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Holi Festival with On The Go Tour

One of the reasons I wanted to visit India was the colours and its rich architecture vocabulary and off course it’s literature about Mahabaratha and Ramayana. To make the visit more colourful, I decided to go there during the Holi festival, the origin of the  festival of colour which is now happening around the world. As I did some research I found out that only “On The Go Tours” covered the Holi Festival, which was a surprise to me.  Anyway the good thing was that they also added other places to visit in India and part of that was seeing the Taj Mahal… can’t be bad.

Photographed by Arindam Mukherjee for Al Jazeera (

Photographed by Arindam Mukherjee for Al Jazeera (

As a photographer wannabee, and also a Seasoned Traveler, the photograph above was taken by Arindam Mukherjee which is the type of picture that I wanted to take in India for the Holi festival. To experience the festival and to feel the atmosphere and the vibrancy of the locals who celebrated it.

Holi Festival is a Hindu festival celebrating the coming of spring, especially in the Northern part of India and Nepal, but today, it also celebrated in the South of India within the Hindu community.  It’s only in recent years that the festival also became popular around the world. The story behind the festival goes back over a few centuries before Christ, the idea was myth said that Hiranyakashipu, the king of demons, and had received the boon of immortality from Lord Brahma.  As his power and arrogance grew, he began objecting to people’s belief in the divine power and demanded that they worship him instead; however, his son, Prahlad was a devotee of Lord Vishnu. Hiranyakashipu demanded on punishing Prahlad but he was immune to it.  Holika – Prahlada’s evil aunt – tricked him into sitting on a pyre with her.  Holika was wearing a cloak that made her immune to injury from the fire, while Prahlada was not. As the fire roared, the cloak flew from Holika and encased Prahlada.  Holika burned, Prahlada survived. That is why today, Holi festival started with a bonfire, a reminder of the symbolic victory of good over evil, and the next day, a family breakfast starts off the Holi activity… with the Holi festival officially started the people go crazy like the photo above.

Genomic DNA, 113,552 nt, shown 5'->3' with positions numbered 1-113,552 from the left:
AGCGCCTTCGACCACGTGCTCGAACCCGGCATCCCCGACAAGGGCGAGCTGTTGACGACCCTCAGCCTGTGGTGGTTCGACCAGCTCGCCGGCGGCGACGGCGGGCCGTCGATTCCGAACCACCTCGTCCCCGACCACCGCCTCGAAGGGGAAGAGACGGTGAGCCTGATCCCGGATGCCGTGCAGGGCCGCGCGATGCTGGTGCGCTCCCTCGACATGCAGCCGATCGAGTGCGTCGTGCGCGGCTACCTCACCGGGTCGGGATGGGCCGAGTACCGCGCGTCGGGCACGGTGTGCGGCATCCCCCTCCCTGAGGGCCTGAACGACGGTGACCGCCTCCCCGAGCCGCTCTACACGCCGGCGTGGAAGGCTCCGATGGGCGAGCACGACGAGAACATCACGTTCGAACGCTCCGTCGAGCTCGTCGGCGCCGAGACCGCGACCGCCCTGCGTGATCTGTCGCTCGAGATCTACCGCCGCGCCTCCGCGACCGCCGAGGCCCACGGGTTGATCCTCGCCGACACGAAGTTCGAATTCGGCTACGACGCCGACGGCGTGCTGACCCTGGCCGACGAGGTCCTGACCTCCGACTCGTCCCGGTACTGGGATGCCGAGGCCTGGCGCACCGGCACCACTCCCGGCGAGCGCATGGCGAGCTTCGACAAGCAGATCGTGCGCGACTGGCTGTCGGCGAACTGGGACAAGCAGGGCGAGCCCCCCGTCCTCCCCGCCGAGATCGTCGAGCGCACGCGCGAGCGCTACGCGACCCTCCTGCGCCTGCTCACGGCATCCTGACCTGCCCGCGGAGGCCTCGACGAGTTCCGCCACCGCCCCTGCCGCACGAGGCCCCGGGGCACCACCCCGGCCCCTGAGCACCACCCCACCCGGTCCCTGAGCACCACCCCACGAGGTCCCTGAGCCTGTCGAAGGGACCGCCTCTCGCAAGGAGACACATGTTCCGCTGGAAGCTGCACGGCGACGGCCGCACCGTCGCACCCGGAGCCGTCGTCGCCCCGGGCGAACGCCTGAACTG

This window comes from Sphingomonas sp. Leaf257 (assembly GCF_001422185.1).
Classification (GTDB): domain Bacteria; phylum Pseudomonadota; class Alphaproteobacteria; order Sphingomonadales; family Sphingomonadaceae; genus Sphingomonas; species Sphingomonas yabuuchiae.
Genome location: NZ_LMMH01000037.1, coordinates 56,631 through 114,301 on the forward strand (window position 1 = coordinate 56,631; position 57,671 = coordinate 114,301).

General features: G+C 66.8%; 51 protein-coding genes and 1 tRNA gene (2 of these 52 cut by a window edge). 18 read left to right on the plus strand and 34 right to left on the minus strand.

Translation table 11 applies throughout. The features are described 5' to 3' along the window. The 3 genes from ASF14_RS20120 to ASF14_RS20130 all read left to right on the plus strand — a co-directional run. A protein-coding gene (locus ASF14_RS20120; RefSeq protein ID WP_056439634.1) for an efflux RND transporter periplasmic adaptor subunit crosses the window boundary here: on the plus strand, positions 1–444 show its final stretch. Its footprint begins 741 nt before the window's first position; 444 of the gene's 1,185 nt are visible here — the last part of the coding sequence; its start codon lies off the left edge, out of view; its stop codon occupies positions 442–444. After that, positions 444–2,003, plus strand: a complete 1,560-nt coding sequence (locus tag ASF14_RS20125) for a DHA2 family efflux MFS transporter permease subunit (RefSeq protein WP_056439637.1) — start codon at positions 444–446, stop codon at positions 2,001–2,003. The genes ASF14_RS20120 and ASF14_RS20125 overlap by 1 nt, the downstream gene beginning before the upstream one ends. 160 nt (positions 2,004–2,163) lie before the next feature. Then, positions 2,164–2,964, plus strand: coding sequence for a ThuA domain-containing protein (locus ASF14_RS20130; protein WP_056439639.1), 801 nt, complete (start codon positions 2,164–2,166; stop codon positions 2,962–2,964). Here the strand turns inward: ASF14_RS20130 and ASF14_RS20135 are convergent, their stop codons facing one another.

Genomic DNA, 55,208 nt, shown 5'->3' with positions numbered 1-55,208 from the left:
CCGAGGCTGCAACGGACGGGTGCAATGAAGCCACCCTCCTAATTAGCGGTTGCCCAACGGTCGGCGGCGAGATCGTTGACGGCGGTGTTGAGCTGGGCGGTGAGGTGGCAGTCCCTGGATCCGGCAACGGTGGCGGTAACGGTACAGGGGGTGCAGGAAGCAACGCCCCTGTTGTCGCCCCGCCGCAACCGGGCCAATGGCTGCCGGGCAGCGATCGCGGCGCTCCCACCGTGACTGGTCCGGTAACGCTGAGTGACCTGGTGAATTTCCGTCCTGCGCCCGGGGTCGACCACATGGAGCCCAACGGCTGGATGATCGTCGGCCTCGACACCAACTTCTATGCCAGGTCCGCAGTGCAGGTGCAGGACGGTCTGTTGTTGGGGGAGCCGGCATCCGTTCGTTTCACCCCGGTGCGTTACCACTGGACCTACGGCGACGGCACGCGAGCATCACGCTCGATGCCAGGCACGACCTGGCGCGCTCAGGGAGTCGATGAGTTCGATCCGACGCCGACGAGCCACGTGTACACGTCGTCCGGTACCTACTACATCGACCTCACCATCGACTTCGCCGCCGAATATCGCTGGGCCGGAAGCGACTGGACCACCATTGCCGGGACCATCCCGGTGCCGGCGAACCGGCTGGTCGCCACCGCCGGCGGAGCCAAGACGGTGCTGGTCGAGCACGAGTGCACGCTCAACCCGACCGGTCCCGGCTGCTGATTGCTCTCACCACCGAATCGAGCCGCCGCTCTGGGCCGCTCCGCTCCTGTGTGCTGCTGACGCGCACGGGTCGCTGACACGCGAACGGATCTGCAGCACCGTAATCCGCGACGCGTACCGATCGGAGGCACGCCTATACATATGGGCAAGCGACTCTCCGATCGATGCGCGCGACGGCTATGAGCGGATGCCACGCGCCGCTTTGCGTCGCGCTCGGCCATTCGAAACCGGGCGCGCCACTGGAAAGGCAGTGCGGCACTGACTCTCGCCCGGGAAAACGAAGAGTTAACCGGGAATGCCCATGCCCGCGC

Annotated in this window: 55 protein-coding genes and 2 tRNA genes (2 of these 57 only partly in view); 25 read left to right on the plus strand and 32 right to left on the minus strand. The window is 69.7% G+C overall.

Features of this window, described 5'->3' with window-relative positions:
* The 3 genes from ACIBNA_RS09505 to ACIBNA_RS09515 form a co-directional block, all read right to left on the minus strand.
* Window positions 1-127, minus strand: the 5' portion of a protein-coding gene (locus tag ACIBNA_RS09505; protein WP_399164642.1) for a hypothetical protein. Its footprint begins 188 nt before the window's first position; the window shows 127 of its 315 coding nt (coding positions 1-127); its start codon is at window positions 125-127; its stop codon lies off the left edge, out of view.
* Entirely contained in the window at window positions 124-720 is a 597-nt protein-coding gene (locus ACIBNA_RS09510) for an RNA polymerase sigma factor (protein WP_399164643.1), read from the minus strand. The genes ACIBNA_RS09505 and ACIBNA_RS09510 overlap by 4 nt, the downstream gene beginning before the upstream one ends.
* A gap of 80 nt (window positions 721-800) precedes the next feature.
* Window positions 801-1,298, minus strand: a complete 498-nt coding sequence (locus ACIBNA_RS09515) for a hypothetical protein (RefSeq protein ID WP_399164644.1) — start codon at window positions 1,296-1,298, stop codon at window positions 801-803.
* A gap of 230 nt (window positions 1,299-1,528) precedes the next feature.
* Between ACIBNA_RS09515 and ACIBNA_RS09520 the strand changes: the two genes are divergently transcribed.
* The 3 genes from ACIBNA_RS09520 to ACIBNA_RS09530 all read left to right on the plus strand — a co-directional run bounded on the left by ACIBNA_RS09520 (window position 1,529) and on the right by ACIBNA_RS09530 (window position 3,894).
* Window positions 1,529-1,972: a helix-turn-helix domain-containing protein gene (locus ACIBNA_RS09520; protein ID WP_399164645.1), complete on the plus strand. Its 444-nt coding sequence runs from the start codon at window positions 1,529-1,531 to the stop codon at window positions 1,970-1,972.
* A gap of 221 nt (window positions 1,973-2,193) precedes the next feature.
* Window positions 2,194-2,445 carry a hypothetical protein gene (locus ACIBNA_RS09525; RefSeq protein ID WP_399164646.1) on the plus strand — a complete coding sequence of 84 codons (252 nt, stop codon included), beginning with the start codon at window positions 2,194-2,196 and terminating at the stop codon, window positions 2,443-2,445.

I believed that India was a civilized country, which means to go there, even for a first timer one should be safe enough without going with a tour like On The Go Tour, especially when that person is like me, able to speak a bit of English and has been traveling for sometime. However, I decided to join a tour because it gave me access to the festival easier and also could give some security in case I got carried away with the masses. I guess with this tour we managed to see and “witness” the Holi as a foreigner instead of being really part of the ritual. Maybe I was lucky enough that the neighborhood of our hotel in Jaipur were celebrating the start of the Holi with a bonfire, and the dishing out some sweets to symbolically start of Holi.

What I was disappointed with was that we didn’t join the locals to celebrate the festival right there and then as we had to be on the road to Barathpur, another town around 5 hours drive out of Jaipur. According to our guide, we would join a celebration in a resort hotel in Barathpur….???? and along the way we would stop several time to have a “smoke break” and maybe see the locals celebrating Holi.  Well it turned out that yes, we saw a small Holi celebration of villagers from the highway…. which was really nothing.